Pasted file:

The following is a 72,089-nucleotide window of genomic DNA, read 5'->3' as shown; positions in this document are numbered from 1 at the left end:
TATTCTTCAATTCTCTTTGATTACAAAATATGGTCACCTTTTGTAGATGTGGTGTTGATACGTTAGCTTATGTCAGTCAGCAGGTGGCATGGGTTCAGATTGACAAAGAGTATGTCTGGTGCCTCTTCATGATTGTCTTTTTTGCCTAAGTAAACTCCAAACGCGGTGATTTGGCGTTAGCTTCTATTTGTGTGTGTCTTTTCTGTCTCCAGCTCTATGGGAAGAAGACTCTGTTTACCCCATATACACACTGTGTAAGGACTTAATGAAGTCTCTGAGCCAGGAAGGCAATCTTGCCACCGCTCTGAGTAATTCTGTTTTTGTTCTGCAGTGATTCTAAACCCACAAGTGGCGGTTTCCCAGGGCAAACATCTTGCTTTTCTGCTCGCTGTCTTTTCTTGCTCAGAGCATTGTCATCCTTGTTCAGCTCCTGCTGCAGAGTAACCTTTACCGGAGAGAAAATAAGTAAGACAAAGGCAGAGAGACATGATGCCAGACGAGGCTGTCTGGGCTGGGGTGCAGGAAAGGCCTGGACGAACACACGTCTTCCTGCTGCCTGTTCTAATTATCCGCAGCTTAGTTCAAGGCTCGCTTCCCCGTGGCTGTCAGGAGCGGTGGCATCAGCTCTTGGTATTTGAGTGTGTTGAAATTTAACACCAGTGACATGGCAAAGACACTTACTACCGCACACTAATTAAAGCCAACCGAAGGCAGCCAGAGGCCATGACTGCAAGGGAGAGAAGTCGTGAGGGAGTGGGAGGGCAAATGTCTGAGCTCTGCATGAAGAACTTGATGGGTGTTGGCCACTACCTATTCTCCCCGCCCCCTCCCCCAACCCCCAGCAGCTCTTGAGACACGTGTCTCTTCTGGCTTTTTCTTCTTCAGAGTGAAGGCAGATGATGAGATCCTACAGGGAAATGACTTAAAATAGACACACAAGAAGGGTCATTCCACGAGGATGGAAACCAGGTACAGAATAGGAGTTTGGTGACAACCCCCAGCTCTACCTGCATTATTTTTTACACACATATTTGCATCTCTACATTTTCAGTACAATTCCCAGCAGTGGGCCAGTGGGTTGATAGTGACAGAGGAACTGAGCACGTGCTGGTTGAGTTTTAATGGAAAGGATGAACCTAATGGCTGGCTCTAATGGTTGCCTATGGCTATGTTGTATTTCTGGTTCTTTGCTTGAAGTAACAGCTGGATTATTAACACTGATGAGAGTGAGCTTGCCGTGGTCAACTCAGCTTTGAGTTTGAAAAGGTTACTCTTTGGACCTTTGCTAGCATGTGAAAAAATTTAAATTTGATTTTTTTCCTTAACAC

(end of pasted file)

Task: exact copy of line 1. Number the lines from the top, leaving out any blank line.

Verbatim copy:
The following is a 72,089-nucleotide window of genomic DNA, read 5'->3' as shown; positions in this document are numbered from 1 at the left end: